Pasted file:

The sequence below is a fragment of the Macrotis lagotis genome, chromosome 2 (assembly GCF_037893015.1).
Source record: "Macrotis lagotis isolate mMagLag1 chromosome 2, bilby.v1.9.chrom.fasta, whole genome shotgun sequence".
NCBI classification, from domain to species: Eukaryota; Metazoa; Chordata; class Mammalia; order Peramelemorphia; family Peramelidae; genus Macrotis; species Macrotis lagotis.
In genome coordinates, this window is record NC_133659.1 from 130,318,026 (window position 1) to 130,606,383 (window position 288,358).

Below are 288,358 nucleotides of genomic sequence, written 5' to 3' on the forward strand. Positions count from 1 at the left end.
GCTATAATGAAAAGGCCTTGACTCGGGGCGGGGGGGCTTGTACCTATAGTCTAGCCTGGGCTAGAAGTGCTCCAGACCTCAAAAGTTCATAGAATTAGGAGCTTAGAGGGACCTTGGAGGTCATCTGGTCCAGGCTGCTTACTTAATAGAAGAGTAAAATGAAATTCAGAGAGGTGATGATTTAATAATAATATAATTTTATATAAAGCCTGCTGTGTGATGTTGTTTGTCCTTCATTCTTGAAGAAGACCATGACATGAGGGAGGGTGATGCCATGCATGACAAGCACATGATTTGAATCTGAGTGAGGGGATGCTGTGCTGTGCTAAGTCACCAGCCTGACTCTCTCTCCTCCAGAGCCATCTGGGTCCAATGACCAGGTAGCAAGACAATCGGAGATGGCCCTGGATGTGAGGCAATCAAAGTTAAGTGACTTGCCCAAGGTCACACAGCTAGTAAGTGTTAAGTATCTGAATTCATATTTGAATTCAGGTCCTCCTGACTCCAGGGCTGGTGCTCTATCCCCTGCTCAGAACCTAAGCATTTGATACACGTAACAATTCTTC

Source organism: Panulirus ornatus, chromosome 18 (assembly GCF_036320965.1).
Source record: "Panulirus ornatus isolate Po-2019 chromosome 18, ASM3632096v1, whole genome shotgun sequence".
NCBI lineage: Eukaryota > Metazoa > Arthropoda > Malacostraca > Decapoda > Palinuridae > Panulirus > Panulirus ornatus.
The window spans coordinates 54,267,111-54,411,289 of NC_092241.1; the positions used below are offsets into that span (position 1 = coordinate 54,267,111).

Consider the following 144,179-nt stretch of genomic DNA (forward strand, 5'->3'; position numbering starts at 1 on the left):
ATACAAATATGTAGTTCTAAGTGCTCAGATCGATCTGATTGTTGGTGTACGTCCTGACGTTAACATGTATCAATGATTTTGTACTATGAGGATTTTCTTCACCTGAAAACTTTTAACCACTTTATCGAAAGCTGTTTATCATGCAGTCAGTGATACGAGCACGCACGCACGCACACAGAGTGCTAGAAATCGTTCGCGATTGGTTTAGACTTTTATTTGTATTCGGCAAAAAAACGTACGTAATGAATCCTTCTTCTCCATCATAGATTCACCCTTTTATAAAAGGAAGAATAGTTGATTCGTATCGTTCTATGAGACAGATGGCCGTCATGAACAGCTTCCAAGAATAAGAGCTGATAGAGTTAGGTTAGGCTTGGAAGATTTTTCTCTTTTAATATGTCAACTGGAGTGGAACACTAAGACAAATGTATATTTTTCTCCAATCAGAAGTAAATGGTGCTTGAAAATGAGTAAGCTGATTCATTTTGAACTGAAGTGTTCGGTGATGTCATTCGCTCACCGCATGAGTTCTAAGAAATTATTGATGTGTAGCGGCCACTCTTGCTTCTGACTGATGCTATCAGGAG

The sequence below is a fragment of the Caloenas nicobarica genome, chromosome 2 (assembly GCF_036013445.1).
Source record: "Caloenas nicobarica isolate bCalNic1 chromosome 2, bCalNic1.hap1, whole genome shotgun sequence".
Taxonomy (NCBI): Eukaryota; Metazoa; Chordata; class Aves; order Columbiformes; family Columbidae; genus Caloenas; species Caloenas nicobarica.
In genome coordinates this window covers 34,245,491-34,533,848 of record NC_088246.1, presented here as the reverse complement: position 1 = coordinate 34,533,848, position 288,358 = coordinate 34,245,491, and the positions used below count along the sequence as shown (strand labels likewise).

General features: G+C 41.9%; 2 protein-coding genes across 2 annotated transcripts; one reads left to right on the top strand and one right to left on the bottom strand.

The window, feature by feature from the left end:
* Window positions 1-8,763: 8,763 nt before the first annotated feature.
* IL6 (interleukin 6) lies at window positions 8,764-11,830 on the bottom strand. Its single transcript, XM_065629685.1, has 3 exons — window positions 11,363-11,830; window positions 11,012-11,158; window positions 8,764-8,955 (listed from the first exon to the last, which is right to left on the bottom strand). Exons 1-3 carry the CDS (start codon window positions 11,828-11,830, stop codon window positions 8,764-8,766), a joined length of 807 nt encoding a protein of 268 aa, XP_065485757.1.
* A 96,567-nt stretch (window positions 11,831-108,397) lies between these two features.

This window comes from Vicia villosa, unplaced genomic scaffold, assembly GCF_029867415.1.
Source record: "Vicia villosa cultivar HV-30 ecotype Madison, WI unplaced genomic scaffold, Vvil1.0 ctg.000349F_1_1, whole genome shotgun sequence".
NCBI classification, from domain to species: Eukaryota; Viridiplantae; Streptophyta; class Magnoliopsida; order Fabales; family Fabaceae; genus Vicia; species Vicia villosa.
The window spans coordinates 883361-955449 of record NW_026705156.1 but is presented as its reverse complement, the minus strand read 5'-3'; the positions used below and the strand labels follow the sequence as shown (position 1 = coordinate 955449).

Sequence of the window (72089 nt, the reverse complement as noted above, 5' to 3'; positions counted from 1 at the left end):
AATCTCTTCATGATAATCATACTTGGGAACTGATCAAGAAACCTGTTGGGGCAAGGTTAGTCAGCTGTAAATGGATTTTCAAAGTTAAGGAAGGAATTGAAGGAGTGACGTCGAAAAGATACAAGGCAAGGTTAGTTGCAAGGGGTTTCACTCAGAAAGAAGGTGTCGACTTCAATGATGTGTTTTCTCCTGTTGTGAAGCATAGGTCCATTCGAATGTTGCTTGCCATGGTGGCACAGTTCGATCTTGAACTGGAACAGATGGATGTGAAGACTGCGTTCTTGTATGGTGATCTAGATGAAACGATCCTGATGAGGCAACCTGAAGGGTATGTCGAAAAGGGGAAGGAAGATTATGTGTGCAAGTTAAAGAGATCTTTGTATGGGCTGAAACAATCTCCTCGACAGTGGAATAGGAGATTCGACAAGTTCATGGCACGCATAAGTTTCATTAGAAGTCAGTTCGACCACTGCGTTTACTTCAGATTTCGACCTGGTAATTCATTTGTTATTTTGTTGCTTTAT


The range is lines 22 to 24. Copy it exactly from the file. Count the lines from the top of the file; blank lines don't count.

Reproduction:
This window comes from Vicia villosa, unplaced genomic scaffold, assembly GCF_029867415.1.
Source record: "Vicia villosa cultivar HV-30 ecotype Madison, WI unplaced genomic scaffold, Vvil1.0 ctg.000349F_1_1, whole genome shotgun sequence".
NCBI classification, from domain to species: Eukaryota; Viridiplantae; Streptophyta; class Magnoliopsida; order Fabales; family Fabaceae; genus Vicia; species Vicia villosa.